Texas Service Sector Outlook Survey

May 30, 2018

Historical data are available from January 2007 to the most current release month.

Business Indicators Relating to Facilities and Products in Texas
Current (versus previous month)
IndicatorMay IndexApr IndexChangeIndicator Direction*Trend** (Months)% Reporting Increase% Reporting
No Change
% Reporting Decrease

Revenue

22.8

14.7

+8.1

Increasing

101

37.5

47.8

14.7

Employment

16.6

15.9

+0.7

Increasing

99

25.0

66.6

8.4

Part–Time Employment

5.6

3.7

+1.9

Increasing

4

10.8

84.0

5.2

Hours Worked

10.4

8.0

+2.4

Increasing

19

13.2

83.9

2.8

Wages and Benefits

22.6

23.5

–0.9

Increasing

108

25.7

71.2

3.1

Input Prices

32.0

27.9

+4.1

Increasing

109

33.4

65.2

1.4

Selling Prices

15.4

19.2

–3.8

Increasing

27

19.8

75.8

4.4

Capital Expenditures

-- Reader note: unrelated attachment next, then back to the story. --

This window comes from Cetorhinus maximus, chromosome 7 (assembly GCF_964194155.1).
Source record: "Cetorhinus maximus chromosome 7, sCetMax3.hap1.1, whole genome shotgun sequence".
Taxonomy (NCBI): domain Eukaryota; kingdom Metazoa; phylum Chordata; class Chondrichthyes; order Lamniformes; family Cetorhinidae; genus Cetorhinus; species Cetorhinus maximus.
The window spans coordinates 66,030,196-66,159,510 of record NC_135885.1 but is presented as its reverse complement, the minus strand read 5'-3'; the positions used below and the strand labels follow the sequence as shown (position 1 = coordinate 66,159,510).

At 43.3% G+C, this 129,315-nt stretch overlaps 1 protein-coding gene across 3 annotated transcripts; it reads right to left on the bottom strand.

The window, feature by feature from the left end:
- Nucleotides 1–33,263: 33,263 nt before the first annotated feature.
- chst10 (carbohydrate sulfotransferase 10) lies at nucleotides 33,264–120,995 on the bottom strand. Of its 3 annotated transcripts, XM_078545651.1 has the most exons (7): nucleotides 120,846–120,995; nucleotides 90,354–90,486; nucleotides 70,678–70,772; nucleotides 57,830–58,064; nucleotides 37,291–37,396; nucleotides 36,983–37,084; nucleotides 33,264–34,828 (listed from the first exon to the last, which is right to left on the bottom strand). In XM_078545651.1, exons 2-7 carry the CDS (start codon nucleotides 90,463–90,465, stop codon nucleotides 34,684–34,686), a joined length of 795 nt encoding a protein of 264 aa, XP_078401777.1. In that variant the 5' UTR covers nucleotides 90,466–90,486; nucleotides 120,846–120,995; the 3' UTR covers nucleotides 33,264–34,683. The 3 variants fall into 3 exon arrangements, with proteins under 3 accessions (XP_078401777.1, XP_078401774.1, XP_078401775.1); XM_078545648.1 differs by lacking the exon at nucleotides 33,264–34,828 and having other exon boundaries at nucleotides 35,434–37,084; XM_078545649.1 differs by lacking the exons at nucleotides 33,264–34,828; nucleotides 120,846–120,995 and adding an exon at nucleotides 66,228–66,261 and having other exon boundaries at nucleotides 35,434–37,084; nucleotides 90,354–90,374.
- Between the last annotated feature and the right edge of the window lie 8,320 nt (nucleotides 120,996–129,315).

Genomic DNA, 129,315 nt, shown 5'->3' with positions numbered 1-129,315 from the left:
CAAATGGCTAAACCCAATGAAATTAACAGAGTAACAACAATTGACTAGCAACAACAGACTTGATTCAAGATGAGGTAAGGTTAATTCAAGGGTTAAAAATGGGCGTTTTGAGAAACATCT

18.4

17.7

+0.7

Increasing

105

20.7

77.1

2.3

General Business Conditions
Current (versus previous month)
IndicatorMay IndexApr IndexChangeIndicator Direction*Trend** (Months)% Reporting Improved% Reporting
No Change
% Reporting Worsened

Company Outlook

15.4

12.7

+2.7

Improving

23

24.0

67.3

8.6

General Business Activity

18.5

14.5

+4.0

Improving

21

26.0

66.5

7.5

IndicatorMay IndexApr IndexChangeIndicator Direction*Trend** (Months)% Reporting Increase% Reporting
No Change
% Reporting Decrease

Outlook Uncertainty†

5.3

11.3

–6.0

Increasing

4

19.4

66.5

14.1

Business Indicators Relating to Facilities and Products in Texas
Future (six months ahead)